Our Vision ~ 50 Years

NatureFiji-MareqetiViti’s vision of Fiji in 50 years’ time is of a healthy environment maintaining its diversity of species and habitats, its ecological integrity and resilience, parts of which are in pristine condition.

Fiji’s landowners and general public will have a sound awareness of the nation’s natural heritage and will actively support the well-directed efforts of the government and its NGO partners in addressing the conservation needs and the sustainable livelihoods of everyone in the country.

Our Mission

Endemic Fiji tree frogs are a resident of the Colo I Suva Forest park.

NatureFiji-MareqetiViti’s mission is to enhance biodiversity and habitat conservation, endangered species protection and sustainable use of natural resources of the Fiji Islands. This will be achieved through the promotion of collaborative conservation actions, awareness raising, education, research, and biodiversity information exchange.

Our Core Values

NatureFiji-MareqetiViti’s members and supporters share three basic values and beliefs that drive our organisational efforts.

These core values are:

  1. The biological integrity of Fiji’s natural heritage must be protected and restored.
  2. We must provide consistent and credible advice and leadership for natural heritage conservation efforts in Fiji.
  3. We will value and respect our members, our partners, our funders, and the people we work with.

We will support our core values:

  • by educating and informing people and government with reliable data, analyses and information so that they are inspired to conserve Fiji’s natural heritage and make responsible stewardship decisions;
  • through the growth of a diverse membership, partnerships and coalitions.
  • by recognising, valuing and respecting traditional and local ecological knowledge and cultural practices.
  • through communication and voluntary partnerships as keys to an effective network and achieving common conservation goals.
  • by recognising the value of different disciplinary approaches in seeking solutions to the many and varied natural heritage conservation problems.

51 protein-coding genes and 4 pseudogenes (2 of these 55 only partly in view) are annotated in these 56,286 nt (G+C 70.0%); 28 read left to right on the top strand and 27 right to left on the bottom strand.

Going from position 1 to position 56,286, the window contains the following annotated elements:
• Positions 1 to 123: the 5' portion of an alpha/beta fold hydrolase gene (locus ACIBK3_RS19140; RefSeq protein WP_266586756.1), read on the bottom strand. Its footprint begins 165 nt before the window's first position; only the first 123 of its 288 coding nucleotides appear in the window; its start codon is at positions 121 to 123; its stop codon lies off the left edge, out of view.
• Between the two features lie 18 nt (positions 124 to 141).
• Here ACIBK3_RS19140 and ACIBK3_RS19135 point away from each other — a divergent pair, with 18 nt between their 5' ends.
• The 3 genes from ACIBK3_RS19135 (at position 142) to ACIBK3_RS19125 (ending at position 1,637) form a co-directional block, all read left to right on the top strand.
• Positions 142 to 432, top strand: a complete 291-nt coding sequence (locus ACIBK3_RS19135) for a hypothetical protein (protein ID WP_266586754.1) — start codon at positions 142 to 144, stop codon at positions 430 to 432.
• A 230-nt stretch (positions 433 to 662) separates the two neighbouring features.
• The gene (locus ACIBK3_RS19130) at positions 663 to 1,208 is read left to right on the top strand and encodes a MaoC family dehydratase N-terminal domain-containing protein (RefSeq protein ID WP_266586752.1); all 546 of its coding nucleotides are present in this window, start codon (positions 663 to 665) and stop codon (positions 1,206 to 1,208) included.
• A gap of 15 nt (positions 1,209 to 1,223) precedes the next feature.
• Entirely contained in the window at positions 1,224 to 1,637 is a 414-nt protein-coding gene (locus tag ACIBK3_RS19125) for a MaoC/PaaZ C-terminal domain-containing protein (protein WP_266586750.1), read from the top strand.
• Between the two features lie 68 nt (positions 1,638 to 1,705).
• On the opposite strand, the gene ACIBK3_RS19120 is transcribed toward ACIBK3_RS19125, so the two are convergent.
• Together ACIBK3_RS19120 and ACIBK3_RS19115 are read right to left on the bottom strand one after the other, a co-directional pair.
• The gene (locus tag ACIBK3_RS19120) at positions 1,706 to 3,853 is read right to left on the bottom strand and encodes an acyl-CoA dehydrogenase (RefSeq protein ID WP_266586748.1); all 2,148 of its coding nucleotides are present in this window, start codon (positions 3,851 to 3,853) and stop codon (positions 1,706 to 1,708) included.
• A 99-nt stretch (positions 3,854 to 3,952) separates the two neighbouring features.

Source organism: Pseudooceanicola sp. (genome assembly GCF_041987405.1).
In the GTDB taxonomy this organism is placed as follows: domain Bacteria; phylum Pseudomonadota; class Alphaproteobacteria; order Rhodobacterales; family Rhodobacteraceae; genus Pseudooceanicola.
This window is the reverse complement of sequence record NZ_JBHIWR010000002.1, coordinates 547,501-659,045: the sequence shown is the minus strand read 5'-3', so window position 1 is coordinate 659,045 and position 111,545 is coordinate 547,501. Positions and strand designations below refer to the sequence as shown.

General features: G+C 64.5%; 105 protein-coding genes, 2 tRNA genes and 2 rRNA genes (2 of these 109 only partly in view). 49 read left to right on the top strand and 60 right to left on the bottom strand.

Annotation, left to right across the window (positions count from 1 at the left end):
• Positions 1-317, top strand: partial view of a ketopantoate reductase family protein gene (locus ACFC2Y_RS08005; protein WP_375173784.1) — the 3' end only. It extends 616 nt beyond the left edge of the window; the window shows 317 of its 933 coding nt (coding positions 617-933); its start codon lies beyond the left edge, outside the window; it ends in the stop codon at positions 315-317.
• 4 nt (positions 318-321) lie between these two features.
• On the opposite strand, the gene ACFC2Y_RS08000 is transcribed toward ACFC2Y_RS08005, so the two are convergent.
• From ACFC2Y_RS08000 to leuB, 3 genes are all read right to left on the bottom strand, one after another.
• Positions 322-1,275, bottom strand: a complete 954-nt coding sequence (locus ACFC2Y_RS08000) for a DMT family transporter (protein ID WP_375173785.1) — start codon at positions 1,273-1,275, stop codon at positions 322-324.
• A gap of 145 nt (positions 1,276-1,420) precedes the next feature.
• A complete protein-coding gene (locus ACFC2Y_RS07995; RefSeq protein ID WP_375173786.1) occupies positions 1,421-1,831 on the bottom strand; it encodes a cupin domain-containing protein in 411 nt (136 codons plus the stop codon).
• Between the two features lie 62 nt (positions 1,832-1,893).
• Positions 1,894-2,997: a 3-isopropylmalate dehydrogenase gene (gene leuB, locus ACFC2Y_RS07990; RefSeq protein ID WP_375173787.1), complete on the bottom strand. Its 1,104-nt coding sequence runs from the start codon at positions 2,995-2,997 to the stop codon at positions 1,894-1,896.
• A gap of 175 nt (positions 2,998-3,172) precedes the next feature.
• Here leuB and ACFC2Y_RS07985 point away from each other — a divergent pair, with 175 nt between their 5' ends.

• by effectively advancing conservation of Fiji’s natural heritage, with measurable impact through all our efforts and activities.
  • through regular review and evaluation of our activities, so that we are an open, learning, self-critical organisation.
  • by maintaining the highest standards of accountability to our members, partners and donors.

NatureFiji-MareqetiViti is the working arm of the Fiji Nature Conservation Trust, a non-profit making, non-governmental, non-political and charitable Trust, registered in Fiji under the Charitable Trusts Act (Cap. 67).

Board of Trustees

To ensure that NatureFiji-MareqetiViti is run according to the Trust’s vision, mission, and core values, a board of trustees have been appointed with responsibility.

Management Council

A member-elected Management Council is responsible for the policy and direction adopted by a small secretariat which will run day-to-day operations of NatureFiji-MareqetiViti.

Overview of Fiji’s Biodiversity and Conservation Sector

Fiji Flying Fox – Mirimiri acrodonta. Endemic mammal. Endemic genus. Taveuni Island. Picture: Guy Bottroff

Fiji’s terrestrial biodiversity resources are of global importance. As is true of most isolated island groups, Fiji’s terrestrial flora and fauna demonstrate a high degree of endemism (unique occurrence of species within a limited geographic area) – over half (56 percent) of Fiji’s 1,594 known plant species are endemic, with some groups being completely or almost entirely endemic (e.g., 24 of 25 native species of palms in Fiji are endemic).

More than 40 percent of the native forest cover of the islands is still intact, and some islands, like Taveuni, still have contiguous forest cover stretching from the mountain peaks to the coast. Forested areas provide habitat for a wide array of unique birds, mammals, reptiles and amphibians, insects and other invertebrates.

Unfortunately, Fiji’s Protected Areas System remains poorly developed both in terms of ecosystem representation and availability for visitor access and appreciation.

Prior to 2007, in contrast to many of its neighbours, Fiji did not have a nature conservation or wildlife non-governmental organization (NGO); however, many international NGOs had set up in Fiji. While Fiji has benefited greatly from their presence, particularly in respect of employment opportunities and the resources they bring, there are some challenges.

The lack of local NGO development, lack of local conservation management capacity development, and the precedence of global as opposed to national or cultural concerns, leads to a limited focus on Fiji’s biodiversity conservation.